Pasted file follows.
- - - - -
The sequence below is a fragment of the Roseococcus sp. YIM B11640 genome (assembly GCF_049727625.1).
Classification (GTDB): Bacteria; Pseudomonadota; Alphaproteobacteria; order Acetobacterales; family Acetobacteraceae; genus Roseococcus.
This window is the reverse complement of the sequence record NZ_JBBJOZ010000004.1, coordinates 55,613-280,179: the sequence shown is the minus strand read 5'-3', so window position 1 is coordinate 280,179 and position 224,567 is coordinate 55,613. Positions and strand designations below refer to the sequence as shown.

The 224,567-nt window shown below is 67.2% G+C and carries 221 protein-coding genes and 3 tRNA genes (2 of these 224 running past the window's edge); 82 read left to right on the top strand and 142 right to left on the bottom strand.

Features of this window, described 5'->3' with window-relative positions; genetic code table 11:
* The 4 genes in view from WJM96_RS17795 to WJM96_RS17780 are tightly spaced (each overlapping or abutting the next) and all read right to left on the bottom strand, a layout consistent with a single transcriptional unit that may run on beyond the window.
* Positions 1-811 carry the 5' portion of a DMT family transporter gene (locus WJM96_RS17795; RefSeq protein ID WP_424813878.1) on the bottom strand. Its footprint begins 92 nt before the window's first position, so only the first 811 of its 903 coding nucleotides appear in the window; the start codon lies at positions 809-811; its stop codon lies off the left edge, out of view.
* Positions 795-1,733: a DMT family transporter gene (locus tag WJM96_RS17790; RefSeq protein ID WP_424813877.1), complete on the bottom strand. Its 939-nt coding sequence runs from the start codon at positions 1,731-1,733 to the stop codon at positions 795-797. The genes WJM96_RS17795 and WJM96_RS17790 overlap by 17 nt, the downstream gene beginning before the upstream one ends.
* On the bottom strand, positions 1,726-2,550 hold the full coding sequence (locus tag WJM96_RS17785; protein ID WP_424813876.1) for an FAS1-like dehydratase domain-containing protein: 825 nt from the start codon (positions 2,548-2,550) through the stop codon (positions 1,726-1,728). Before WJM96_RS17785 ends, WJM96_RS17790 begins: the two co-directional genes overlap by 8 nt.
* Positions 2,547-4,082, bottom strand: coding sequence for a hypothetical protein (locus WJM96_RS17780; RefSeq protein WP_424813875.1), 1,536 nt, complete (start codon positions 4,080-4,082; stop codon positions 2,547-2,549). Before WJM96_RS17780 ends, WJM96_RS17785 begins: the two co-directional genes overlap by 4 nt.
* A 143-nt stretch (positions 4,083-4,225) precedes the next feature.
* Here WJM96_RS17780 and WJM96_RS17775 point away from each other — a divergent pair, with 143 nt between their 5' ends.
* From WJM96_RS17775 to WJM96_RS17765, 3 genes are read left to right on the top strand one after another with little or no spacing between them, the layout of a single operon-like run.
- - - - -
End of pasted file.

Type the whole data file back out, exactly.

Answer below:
The sequence below is a fragment of the Roseococcus sp. YIM B11640 genome (assembly GCF_049727625.1).
Classification (GTDB): Bacteria; Pseudomonadota; Alphaproteobacteria; order Acetobacterales; family Acetobacteraceae; genus Roseococcus.
This window is the reverse complement of the sequence record NZ_JBBJOZ010000004.1, coordinates 55,613-280,179: the sequence shown is the minus strand read 5'-3', so window position 1 is coordinate 280,179 and position 224,567 is coordinate 55,613. Positions and strand designations below refer to the sequence as shown.

The 224,567-nt window shown below is 67.2% G+C and carries 221 protein-coding genes and 3 tRNA genes (2 of these 224 running past the window's edge); 82 read left to right on the top strand and 142 right to left on the bottom strand.

Features of this window, described 5'->3' with window-relative positions; genetic code table 11:
* The 4 genes in view from WJM96_RS17795 to WJM96_RS17780 are tightly spaced (each overlapping or abutting the next) and all read right to left on the bottom strand, a layout consistent with a single transcriptional unit that may run on beyond the window.
* Positions 1-811 carry the 5' portion of a DMT family transporter gene (locus WJM96_RS17795; RefSeq protein ID WP_424813878.1) on the bottom strand. Its footprint begins 92 nt before the window's first position, so only the first 811 of its 903 coding nucleotides appear in the window; the start codon lies at positions 809-811; its stop codon lies off the left edge, out of view.
* Positions 795-1,733: a DMT family transporter gene (locus tag WJM96_RS17790; RefSeq protein ID WP_424813877.1), complete on the bottom strand. Its 939-nt coding sequence runs from the start codon at positions 1,731-1,733 to the stop codon at positions 795-797. The genes WJM96_RS17795 and WJM96_RS17790 overlap by 17 nt, the downstream gene beginning before the upstream one ends.
* On the bottom strand, positions 1,726-2,550 hold the full coding sequence (locus tag WJM96_RS17785; protein ID WP_424813876.1) for an FAS1-like dehydratase domain-containing protein: 825 nt from the start codon (positions 2,548-2,550) through the stop codon (positions 1,726-1,728). Before WJM96_RS17785 ends, WJM96_RS17790 begins: the two co-directional genes overlap by 8 nt.
* Positions 2,547-4,082, bottom strand: coding sequence for a hypothetical protein (locus WJM96_RS17780; RefSeq protein WP_424813875.1), 1,536 nt, complete (start codon positions 4,080-4,082; stop codon positions 2,547-2,549). Before WJM96_RS17780 ends, WJM96_RS17785 begins: the two co-directional genes overlap by 4 nt.
* A 143-nt stretch (positions 4,083-4,225) precedes the next feature.
* Here WJM96_RS17780 and WJM96_RS17775 point away from each other — a divergent pair, with 143 nt between their 5' ends.
* From WJM96_RS17775 to WJM96_RS17765, 3 genes are read left to right on the top strand one after another with little or no spacing between them, the layout of a single operon-like run.